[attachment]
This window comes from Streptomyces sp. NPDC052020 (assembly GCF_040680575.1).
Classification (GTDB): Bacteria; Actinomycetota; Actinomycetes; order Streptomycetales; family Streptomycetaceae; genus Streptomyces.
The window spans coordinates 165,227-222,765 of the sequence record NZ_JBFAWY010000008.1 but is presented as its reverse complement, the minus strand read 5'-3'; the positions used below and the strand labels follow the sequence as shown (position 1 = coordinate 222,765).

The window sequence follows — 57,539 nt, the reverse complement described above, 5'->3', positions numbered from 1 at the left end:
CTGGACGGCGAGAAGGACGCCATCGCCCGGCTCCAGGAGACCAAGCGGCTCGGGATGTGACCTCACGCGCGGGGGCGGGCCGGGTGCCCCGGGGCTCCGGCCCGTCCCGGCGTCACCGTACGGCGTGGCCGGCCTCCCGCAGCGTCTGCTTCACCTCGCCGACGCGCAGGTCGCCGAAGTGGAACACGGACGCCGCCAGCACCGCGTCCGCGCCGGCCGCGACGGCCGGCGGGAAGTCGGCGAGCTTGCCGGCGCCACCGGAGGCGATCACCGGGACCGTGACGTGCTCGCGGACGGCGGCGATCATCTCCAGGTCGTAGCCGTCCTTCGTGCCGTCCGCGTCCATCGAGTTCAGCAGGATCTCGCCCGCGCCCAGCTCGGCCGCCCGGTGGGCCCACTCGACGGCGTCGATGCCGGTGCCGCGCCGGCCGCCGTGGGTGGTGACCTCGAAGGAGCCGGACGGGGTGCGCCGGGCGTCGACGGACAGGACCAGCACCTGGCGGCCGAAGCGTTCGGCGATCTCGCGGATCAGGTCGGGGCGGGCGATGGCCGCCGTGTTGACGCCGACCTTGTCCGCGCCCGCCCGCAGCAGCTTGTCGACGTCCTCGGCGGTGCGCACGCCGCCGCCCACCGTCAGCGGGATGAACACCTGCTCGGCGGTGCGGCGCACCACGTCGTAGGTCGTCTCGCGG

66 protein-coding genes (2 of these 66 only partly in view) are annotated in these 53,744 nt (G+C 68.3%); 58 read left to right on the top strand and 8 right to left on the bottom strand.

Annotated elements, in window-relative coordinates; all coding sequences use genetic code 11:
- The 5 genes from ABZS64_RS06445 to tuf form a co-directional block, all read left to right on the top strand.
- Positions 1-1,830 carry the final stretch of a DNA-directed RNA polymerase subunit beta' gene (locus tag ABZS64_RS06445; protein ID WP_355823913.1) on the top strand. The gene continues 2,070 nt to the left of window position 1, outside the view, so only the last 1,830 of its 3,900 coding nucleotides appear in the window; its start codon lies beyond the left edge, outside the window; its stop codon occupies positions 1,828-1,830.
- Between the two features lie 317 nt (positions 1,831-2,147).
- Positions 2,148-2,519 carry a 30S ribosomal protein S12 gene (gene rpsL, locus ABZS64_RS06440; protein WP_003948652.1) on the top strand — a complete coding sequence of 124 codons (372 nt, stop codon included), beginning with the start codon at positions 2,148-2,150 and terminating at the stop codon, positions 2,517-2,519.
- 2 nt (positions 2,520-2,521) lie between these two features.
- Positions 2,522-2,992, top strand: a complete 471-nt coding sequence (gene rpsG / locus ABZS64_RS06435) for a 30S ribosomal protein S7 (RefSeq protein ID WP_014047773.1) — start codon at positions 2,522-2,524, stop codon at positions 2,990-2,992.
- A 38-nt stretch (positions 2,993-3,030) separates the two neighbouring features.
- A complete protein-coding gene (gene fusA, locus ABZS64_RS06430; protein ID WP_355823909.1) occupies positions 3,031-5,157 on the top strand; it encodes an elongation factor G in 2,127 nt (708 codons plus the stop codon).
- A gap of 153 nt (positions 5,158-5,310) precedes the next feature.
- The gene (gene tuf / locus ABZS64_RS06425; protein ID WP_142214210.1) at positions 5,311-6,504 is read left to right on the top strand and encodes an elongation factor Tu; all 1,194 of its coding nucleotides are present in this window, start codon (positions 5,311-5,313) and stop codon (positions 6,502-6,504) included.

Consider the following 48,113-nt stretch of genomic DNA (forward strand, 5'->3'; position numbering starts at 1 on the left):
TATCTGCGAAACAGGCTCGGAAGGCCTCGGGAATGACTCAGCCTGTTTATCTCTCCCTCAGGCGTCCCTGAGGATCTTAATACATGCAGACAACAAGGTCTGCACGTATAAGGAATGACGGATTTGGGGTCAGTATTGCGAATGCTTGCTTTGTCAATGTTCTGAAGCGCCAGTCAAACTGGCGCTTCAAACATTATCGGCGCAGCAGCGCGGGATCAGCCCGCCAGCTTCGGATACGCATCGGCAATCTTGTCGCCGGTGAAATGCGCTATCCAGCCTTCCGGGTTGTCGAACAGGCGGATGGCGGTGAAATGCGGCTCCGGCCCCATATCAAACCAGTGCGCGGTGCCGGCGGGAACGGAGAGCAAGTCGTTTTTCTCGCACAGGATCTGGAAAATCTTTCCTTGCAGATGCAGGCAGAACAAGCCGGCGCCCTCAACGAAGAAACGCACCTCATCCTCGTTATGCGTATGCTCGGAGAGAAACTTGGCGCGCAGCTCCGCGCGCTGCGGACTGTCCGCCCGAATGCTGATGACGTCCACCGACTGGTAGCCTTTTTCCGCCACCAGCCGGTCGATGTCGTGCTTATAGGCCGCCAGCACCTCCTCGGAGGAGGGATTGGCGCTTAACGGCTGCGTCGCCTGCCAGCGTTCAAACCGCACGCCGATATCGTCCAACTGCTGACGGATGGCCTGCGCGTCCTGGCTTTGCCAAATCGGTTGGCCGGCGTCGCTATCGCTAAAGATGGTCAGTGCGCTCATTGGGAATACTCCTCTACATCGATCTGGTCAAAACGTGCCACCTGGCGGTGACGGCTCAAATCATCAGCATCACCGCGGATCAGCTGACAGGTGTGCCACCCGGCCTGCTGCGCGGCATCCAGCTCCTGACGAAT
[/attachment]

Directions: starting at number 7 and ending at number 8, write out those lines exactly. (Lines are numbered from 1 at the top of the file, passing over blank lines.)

Annotated elements, in window-relative coordinates; all coding sequences use genetic code 11:
- The 5 genes from ABZS64_RS06445 to tuf form a co-directional block, all read left to right on the top strand.